Some policymakers and politicians today are starting to realize that America once again has a monopoly problem. Excessive consolidation is now a defining feature of our economy across sectors, from hospitals and auto parts to eyeglasses and chicken slaughter. This lack of competition produces a variety of material harms. Evidence suggests it depresses wages and salaries, raises consumer costs, stunts investment, retards innovation, and renders supply chains and complex systems highly fragile. There’s sound reason to think concentrated control is holding America’s economy back, helping explain why post-crisis recovery has stayed sluggish even as corporate profits boom.
The stakes are also deeply political. By massing wealth in a few hands, economic concentration breeds concentration in our democracy; it allows our public fate to be steered by the private interests of a few. Dominant firms that occupy gatekeeper roles—Google, for example, or Amazon—hold sufficient power to direct the fate of other companies, deciding who floats or sinks.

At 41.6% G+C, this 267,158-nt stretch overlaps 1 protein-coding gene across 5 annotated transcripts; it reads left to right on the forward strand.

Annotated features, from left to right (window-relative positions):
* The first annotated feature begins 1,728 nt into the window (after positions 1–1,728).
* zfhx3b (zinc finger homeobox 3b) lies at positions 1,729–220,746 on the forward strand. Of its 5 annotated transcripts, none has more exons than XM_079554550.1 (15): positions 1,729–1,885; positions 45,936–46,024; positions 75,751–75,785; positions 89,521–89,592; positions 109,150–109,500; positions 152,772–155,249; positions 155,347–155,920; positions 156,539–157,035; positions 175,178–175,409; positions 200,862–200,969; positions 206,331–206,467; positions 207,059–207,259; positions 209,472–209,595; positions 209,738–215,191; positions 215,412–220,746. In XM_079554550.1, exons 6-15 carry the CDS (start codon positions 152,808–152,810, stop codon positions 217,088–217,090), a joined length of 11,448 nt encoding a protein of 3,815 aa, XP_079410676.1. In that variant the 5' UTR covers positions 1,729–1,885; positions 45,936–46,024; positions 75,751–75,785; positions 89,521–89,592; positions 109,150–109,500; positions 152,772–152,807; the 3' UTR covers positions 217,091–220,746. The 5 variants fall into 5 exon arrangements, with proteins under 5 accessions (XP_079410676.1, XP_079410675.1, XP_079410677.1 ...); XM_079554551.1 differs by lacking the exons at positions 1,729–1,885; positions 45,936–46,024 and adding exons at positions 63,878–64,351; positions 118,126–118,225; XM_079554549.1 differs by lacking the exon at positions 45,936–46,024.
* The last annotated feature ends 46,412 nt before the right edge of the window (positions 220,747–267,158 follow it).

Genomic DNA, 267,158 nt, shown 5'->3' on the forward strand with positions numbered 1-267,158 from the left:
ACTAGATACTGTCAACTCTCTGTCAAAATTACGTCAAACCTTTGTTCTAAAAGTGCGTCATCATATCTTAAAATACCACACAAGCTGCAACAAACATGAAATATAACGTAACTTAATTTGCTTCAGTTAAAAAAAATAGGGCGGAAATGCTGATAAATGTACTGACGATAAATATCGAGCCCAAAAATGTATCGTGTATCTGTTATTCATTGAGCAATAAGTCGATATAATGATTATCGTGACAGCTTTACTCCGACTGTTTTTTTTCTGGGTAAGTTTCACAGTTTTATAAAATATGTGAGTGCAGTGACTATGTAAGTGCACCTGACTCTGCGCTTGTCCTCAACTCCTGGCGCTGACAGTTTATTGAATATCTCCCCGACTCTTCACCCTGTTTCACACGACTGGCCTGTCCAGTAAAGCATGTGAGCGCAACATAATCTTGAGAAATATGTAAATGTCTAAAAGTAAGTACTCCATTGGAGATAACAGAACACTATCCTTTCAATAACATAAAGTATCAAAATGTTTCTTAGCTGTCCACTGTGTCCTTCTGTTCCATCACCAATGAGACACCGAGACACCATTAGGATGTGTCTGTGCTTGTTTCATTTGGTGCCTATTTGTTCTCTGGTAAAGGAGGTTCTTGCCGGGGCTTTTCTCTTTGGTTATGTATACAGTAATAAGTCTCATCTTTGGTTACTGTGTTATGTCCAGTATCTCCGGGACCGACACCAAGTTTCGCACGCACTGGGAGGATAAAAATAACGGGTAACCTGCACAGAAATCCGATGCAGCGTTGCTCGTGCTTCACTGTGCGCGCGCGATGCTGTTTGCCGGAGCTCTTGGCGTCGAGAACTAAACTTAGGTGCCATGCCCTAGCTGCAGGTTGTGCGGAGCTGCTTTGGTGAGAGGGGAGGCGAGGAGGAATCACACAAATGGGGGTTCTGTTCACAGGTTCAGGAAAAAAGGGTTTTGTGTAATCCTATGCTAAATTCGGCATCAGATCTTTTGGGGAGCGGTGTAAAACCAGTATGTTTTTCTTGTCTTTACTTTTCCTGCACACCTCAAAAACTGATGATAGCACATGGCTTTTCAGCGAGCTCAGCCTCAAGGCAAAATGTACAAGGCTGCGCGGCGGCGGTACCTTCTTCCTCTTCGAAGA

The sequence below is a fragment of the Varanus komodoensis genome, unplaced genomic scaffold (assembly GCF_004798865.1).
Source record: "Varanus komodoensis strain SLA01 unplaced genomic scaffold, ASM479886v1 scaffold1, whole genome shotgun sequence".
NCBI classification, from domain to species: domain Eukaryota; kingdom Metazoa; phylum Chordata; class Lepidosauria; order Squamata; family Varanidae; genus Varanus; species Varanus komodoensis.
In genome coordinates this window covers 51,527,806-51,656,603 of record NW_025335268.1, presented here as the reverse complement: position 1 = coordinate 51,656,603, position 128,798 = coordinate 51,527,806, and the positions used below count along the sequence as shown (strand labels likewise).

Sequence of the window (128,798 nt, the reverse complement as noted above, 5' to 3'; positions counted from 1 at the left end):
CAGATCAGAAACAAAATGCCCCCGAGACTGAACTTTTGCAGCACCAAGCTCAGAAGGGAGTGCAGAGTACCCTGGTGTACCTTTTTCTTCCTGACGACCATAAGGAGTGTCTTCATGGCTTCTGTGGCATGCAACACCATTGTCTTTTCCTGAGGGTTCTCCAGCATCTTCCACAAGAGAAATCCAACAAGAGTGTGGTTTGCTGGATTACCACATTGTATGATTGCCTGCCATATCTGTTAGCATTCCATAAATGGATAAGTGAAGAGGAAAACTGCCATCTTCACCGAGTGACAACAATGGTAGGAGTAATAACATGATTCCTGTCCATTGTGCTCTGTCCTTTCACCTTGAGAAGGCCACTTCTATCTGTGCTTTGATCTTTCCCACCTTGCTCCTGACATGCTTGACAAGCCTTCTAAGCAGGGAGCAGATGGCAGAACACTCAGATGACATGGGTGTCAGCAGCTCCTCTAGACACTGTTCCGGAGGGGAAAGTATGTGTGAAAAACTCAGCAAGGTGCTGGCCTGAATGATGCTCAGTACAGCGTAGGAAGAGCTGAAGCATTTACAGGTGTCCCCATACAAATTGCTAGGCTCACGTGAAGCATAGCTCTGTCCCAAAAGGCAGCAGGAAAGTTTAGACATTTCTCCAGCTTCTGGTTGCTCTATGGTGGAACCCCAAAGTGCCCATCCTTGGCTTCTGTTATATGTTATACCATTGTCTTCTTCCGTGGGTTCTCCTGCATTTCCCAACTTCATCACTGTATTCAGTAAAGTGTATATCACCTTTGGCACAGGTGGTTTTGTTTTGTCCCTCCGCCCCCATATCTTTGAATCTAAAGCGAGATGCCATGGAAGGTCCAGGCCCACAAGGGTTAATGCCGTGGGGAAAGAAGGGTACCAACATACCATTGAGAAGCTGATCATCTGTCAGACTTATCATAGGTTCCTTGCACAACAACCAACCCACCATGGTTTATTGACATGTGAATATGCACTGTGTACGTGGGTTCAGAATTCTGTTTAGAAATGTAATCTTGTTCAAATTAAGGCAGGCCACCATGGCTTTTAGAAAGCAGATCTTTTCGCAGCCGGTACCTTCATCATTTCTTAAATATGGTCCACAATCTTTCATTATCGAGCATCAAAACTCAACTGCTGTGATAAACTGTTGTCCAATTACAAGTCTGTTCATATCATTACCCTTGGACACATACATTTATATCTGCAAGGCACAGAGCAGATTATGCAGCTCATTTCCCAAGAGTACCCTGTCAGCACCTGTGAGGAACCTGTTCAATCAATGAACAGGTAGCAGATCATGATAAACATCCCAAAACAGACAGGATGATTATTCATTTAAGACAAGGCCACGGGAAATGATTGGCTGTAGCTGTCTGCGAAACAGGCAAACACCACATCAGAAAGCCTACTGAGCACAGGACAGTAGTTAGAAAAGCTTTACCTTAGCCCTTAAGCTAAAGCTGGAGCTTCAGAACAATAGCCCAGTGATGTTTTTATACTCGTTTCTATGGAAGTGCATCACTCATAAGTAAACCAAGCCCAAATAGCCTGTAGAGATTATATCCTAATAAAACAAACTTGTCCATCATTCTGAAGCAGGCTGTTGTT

Restoring anti-monopoly law could be one of the most significant policy acts of the next administration. Key to its success will be crafting the right philosophy and setting the right goals. Anti-monopoly policy has been used both to promote competition and to promote consolidation—even within a single decade, as the shift from Roosevelt’s first to second New Deal shows. If we are not careful, anti-monopoly efforts could actually further concentrate power in particular sectors and types of companies. But with a clear sense of history, and a focus on market structure rather than material outcomes, a new anti-monopoly push could lead to a renewal of the American economy and American democracy.
So far, much of the new interest in monopoly in America has focused on its effect on growth. In the 2016 Economic Report of the President, for example, the White House analyzes how competition contributes to innovation and productivity, stating, “Competition from new and existing firms plays an important role in fostering…growth.” A paper from the Council of Economic Advisers, meanwhile, also notes that competition “may lead to greater product variety, higher product quality, and greater innovation, which drives productivity growth and helps lift living standards.”